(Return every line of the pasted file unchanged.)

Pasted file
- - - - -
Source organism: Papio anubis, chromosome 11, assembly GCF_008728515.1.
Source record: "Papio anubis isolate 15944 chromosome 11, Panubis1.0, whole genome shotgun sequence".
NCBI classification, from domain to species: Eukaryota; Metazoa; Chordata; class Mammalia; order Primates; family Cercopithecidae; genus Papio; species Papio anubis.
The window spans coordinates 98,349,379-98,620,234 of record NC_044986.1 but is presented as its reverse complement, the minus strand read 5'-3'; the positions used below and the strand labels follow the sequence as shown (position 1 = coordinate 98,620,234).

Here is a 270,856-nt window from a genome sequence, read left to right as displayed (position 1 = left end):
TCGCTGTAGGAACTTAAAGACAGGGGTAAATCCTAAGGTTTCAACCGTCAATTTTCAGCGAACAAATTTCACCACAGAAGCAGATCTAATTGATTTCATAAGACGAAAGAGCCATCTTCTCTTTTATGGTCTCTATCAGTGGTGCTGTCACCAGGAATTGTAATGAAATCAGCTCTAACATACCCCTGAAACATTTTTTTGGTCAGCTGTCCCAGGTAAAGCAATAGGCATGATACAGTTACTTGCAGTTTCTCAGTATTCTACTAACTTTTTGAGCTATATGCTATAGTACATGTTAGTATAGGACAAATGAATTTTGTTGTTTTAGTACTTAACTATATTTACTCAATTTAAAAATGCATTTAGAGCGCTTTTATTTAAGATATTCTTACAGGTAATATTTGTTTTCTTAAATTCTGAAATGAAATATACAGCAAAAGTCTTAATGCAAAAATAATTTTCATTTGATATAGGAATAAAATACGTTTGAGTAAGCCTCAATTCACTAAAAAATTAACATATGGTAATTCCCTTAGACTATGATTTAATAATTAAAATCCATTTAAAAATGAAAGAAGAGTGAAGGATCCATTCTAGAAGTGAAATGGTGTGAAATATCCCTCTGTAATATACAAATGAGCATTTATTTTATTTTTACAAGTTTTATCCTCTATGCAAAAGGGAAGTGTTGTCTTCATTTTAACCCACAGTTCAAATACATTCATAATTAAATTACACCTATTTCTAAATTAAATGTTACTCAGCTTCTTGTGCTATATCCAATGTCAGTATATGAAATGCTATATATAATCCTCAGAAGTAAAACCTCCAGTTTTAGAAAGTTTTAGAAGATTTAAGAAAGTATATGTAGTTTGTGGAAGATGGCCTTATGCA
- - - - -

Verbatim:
Source organism: Papio anubis, chromosome 11, assembly GCF_008728515.1.
Source record: "Papio anubis isolate 15944 chromosome 11, Panubis1.0, whole genome shotgun sequence".
NCBI classification, from domain to species: Eukaryota; Metazoa; Chordata; class Mammalia; order Primates; family Cercopithecidae; genus Papio; species Papio anubis.
The window spans coordinates 98,349,379-98,620,234 of record NC_044986.1 but is presented as its reverse complement, the minus strand read 5'-3'; the positions used below and the strand labels follow the sequence as shown (position 1 = coordinate 98,620,234).

Here is a 270,856-nt window from a genome sequence, read left to right as displayed (position 1 = left end):
TCGCTGTAGGAACTTAAAGACAGGGGTAAATCCTAAGGTTTCAACCGTCAATTTTCAGCGAACAAATTTCACCACAGAAGCAGATCTAATTGATTTCATAAGACGAAAGAGCCATCTTCTCTTTTATGGTCTCTATCAGTGGTGCTGTCACCAGGAATTGTAATGAAATCAGCTCTAACATACCCCTGAAACATTTTTTTGGTCAGCTGTCCCAGGTAAAGCAATAGGCATGATACAGTTACTTGCAGTTTCTCAGTATTCTACTAACTTTTTGAGCTATATGCTATAGTACATGTTAGTATAGGACAAATGAATTTTGTTGTTTTAGTACTTAACTATATTTACTCAATTTAAAAATGCATTTAGAGCGCTTTTATTTAAGATATTCTTACAGGTAATATTTGTTTTCTTAAATTCTGAAATGAAATATACAGCAAAAGTCTTAATGCAAAAATAATTTTCATTTGATATAGGAATAAAATACGTTTGAGTAAGCCTCAATTCACTAAAAAATTAACATATGGTAATTCCCTTAGACTATGATTTAATAATTAAAATCCATTTAAAAATGAAAGAAGAGTGAAGGATCCATTCTAGAAGTGAAATGGTGTGAAATATCCCTCTGTAATATACAAATGAGCATTTATTTTATTTTTACAAGTTTTATCCTCTATGCAAAAGGGAAGTGTTGTCTTCATTTTAACCCACAGTTCAAATACATTCATAATTAAATTACACCTATTTCTAAATTAAATGTTACTCAGCTTCTTGTGCTATATCCAATGTCAGTATATGAAATGCTATATATAATCCTCAGAAGTAAAACCTCCAGTTTTAGAAAGTTTTAGAAGATTTAAGAAAGTATATGTAGTTTGTGGAAGATGGCCTTATGCA